For centuries, the Catholic church taught that infants who had died before they were baptized were consigned to a halfway house between Heaven and Hell called Limbo. In the last twenty years, the RCC has moved away from its Limbo teaching and now states that it “hopes” unbaptized babies will be allowed into Heaven. But baptizing babies from Catholic families is still a VERY important priority in the Catholic religion in stark contrast to the church’s liberal attitude with regards to non-Catholics and baptism.
Recently, I was listening to a podcast of the “Calling all Catholics” radio talk show and heard an example of how Catholicism still gets wrapped tightly around the axle over baptism technicalities.
Called to Communion – EWTN Radio – 4/1/19
Host – David Anders, Moderator – Thom Price
Beginning at the 16:07 mark, Anna from Omaha, Nebraska called in to say her aunt had stopped practicing her Catholic “faith” because the woman’s baby was born stillborn and her parish priest refused to baptize the baby because it was dead. Anna wanted to know from host and apologist, David Anders, if miscarried or stillborn babies can still be baptized. Let’s see how Anders responded:
David Anders: The church does baptize stillborn babies, and in the same way that the church would give last rites, anointings, and so forth, and absolution, to a person who had died biologically at the end of their life. Now, there’s a point beyond which you won’t do that. I mean you’re not going to baptize a corpse that’s three weeks old. You’re not going to anoint a corpse that’s in the grave three weeks. But when the priest is headed to the hospital to perform either an emergency baptism or last rites, and the nurse runs out and says,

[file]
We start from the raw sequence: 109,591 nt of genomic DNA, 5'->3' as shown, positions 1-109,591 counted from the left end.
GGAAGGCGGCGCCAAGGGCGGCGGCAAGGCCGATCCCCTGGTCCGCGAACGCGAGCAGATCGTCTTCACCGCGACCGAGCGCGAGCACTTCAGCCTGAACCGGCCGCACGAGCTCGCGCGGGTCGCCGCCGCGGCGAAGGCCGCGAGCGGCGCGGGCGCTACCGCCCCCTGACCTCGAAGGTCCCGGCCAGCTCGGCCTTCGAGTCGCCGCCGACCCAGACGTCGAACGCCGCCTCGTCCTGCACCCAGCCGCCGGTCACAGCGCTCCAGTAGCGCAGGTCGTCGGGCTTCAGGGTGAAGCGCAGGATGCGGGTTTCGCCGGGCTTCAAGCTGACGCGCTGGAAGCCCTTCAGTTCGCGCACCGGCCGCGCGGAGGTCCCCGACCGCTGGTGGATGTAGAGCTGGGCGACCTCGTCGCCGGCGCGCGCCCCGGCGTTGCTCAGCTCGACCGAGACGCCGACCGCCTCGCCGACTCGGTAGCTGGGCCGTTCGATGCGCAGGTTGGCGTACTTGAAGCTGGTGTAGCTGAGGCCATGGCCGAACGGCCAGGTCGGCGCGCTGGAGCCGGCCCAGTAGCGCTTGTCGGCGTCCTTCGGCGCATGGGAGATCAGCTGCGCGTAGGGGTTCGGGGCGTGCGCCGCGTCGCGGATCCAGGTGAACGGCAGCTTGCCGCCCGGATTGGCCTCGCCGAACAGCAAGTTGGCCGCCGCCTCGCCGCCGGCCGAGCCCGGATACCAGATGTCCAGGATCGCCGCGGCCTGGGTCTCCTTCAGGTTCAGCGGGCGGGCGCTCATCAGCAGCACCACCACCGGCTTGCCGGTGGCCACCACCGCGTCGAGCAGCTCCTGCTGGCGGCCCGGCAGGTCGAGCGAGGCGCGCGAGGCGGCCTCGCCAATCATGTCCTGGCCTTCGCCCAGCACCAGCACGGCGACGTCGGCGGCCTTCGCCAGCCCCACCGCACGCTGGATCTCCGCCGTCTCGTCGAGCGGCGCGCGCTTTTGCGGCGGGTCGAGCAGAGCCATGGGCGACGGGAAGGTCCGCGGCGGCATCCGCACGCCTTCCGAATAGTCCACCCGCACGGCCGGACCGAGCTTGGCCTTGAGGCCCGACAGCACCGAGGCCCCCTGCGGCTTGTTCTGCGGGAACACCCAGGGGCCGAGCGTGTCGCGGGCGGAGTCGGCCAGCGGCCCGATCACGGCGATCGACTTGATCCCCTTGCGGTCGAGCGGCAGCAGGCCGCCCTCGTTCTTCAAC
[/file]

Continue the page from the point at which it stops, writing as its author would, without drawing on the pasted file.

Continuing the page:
“Don’t worry about it, father, the person just passed.” The priest says, “Uh, sorry, excuse me, I’m coming in anyway,” because we don’t know the moment of metaphysical death. We know the moment of biological death. We can put that in a text book. But we don’t know when metaphysical death occurs. I’m not a priest. I don’t have a copy of the ritual in front of me and I don’t actually know what the (Canon) law says about how long can you legitimately wait, but we have a preference for performing the sacrament, and yes, you can baptize either a baby or an adult person who has expired because we don’t know for sure. You can’t wait a week, but, yeah, if you’re five minutes late, sure, yes you can, and the church has always done that.
Anders states above that a baby can be baptized after he/she has died. He specifies five minutes as an allowable lapse between death and baptism, but then cites three weeks and then a week as obviously unallowably long lapses. Well, what then is the absolute legal limit for baptism after biological death? Is it ten minutes? Fifteen minutes? Thirty minutes? I searched the Catholic Code of Canon Law on Baptism (Cann. 849-878) and there are no allowances made for baptizing babies that have already died. The closest related Canon is Canon 871: “If aborted fetuses are alive, they are to be baptized insofar as possible.”
In an article in the Journal of the Catholic Health Association, chaplains at Catholic hospitals are advised NOT to baptize dead infants, with no lingering time allowances specified. In fact, the article argues very strongly against baptizing deceased babies. See here.
Once again we have an example of Catholicism creating a legalistic rabbit hole where there is no authoritative answer for this, that, and the other exception.
In contrast to convoluted Catholic teaching, we read in the Bible that Jesus Christ invites all young children to abide with Him:
“But Jesus said, “Let the little children come to me and do not hinder them, for to such belongs the kingdom of heaven.” – Matthew 19:14
Baptism saves no one! It is Jesus Christ who saves. Repent of your sin and accept Jesus Christ as your Savior by faith alone. Praise the Lord God for the Good News! Gospel of salvation by God’s grace alone, through faith alone, in Jesus Christ alone.